Providing Free Medical Care for Syrian ChildrenPublished: Nov 28, 2022 Reading time: 3 minutes
11 years of war in Syria has resulted in a critical lack of vaccines and the subsequent re-emergence of diseases doctors thought banished, like meningitis, measles, and polio. The widescale destruction and neglect of health services has made it harder for health workers to address the problem. To help turn things around, in northern Syria PIN is working with its partners to rehabilitate a paediatric ward to ensure children can access free public healthcare.
Aya, only 10 years old, has been hospitalised with a severe case of meningitis. “I have a headache, and I can’t see clearly,” she said
The first-floor paediatric ward, where Aya was admitted, was only recently refurbished with support from PIN. Before the construction teams arrived, the first floor was bombed-out; a skeletal husk. There were no doors, the windows were shattered and the corridors were falling to pieces.
PIN’s teams installed the windows and doors, repainted the walls and installed new ceramic tiles. They also refurbished the ward with furniture. The first floor was soon transformed into a fully functioning extension of the hospital below.
This is the only hospital providing free paediatric healthcare in the region, so its refurbishment has proved a major boon for the local community. The hospital comprises three stories, rising out of the surrounding city like a monolith. Four years ago, the ground floor reopened out of necessity, to provide much needed healthcare for local residents.
As medicine prices increase, public health services have to step up
The price of medicine has increased tenfold in Syria since the war began, and many hospitals and health centres never reopened. Aya’s mother explained, “We had to look for a public hospital that provides services for free, otherwise we would have had to go to the private hospitals that are very expensive. When my daughter got sick, I was planning to sell all furniture in my house to go to a private hospital.”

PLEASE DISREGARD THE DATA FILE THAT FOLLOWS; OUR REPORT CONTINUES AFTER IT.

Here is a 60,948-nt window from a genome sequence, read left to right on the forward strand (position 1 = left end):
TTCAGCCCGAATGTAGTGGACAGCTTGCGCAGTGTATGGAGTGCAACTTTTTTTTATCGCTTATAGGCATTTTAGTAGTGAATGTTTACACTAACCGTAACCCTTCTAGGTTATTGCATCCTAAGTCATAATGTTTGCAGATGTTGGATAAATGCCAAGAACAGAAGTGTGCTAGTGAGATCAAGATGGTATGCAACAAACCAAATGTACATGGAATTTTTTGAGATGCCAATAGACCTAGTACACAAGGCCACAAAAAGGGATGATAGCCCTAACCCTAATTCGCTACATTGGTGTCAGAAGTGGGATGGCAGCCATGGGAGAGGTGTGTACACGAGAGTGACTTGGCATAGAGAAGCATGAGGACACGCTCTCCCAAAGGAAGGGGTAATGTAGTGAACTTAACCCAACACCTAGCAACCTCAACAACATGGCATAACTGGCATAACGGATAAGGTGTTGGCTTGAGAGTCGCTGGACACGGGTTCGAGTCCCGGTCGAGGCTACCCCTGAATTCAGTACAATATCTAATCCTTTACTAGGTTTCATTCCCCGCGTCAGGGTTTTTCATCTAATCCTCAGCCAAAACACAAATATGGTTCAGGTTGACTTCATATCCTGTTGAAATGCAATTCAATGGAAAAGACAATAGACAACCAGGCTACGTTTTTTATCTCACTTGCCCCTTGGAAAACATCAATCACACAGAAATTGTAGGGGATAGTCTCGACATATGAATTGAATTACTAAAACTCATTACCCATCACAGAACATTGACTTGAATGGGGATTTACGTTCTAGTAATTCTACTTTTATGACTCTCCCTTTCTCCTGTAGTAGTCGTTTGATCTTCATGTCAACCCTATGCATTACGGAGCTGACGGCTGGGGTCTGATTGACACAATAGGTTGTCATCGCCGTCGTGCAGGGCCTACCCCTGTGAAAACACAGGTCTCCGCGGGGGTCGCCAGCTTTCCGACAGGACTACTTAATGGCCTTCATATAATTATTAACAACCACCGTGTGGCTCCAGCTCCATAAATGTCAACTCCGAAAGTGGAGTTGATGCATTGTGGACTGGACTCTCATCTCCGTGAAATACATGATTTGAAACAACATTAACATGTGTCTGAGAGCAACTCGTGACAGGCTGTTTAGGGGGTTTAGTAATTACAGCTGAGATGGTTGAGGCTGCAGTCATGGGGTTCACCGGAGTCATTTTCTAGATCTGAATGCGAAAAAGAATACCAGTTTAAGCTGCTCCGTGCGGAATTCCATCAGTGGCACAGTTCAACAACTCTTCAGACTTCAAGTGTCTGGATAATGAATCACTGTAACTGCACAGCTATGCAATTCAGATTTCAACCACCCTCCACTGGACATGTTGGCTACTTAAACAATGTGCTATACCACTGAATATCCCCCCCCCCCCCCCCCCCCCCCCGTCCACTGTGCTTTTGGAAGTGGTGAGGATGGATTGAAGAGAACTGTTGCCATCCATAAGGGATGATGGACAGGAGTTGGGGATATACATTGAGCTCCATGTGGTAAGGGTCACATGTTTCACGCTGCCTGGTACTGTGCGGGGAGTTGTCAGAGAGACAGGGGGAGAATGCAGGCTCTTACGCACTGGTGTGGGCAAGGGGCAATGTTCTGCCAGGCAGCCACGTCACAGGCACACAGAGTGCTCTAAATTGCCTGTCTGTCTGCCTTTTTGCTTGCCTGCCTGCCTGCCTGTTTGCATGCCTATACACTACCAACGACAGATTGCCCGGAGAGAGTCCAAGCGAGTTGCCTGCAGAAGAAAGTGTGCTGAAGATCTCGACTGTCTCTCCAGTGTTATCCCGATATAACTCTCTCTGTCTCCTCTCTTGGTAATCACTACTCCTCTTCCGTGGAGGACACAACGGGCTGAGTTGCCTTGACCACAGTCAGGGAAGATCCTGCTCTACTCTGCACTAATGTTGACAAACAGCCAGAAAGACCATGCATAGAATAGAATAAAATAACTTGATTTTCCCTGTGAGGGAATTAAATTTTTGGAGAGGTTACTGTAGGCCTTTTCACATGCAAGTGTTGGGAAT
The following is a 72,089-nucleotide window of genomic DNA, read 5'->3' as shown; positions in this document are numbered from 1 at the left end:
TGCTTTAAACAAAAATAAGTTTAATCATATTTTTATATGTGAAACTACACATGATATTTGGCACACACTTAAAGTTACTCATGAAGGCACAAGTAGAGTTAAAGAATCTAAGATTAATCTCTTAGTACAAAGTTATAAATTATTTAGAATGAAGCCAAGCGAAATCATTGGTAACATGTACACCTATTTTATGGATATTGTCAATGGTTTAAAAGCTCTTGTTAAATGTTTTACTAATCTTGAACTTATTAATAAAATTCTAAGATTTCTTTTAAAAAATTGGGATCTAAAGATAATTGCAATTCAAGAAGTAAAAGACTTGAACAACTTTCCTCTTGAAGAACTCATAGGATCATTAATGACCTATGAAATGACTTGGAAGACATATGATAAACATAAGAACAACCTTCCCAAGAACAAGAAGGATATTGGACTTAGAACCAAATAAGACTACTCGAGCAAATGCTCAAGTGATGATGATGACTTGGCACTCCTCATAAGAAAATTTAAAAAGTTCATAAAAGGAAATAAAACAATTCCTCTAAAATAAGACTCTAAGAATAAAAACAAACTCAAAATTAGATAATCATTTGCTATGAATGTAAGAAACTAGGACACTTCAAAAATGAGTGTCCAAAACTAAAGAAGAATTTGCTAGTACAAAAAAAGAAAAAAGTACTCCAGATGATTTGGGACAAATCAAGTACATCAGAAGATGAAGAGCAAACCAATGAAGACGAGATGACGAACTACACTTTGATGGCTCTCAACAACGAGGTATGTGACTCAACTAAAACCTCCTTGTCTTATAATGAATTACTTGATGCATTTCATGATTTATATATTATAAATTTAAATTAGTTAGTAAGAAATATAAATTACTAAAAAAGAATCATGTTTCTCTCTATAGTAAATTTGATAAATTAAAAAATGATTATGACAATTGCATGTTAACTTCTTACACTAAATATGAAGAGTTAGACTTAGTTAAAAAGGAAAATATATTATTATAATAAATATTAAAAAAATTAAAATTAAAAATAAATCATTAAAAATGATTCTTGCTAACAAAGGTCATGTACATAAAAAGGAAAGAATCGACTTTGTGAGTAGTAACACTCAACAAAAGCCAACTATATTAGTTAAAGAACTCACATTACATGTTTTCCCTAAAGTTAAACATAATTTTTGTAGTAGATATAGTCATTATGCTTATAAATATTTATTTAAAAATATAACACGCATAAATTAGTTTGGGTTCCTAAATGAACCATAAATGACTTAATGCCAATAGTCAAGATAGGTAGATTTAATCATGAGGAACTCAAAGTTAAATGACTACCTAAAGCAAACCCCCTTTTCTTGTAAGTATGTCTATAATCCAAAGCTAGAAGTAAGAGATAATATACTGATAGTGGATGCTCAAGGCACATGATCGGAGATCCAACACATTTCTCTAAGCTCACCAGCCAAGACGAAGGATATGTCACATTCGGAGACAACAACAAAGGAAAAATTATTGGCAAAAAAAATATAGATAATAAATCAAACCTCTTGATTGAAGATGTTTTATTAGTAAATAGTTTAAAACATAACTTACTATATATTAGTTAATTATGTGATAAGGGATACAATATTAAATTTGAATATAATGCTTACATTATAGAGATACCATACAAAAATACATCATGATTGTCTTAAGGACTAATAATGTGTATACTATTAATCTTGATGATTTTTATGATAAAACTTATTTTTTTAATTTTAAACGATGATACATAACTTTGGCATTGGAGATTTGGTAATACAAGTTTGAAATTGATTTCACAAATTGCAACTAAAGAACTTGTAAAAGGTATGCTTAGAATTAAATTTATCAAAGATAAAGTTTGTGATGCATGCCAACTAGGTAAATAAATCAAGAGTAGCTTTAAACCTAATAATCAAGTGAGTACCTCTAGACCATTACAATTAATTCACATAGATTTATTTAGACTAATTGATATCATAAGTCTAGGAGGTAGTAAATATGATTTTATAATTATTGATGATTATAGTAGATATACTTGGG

On the same floor, Raghib, only five months old, is being treated for pneumonia.
While the hospital provides vital support for the area, its services are overstretched. Staff treat between 100 and 150 children per day, providing them with the medicine they have available. Shortages of medicine and equipment however, mean that sometimes doctors must rely on less effective alternatives.
In the most serious cases, like Aya and Raghib, the children will be admitted to the paediatric ward when a bed becomes free. At these moments, timing is everything. Mais, a nurse at the hospital, said, “In critical cases, there are golden minutes, and the response must be very fast in order to save the patient's life.”
Providing timely medical care is essential, but is a challenge when the hospital has so many people to assist. “People come from everywhere in the city and countryside, but the population is very big,” said Mais.
The refurbished hospital ward is equipped to receive 10 children at present, but within the next six months, PIN hopes to equip all the available rooms to provide medical care for the ward’s maximum capacity of 34 children.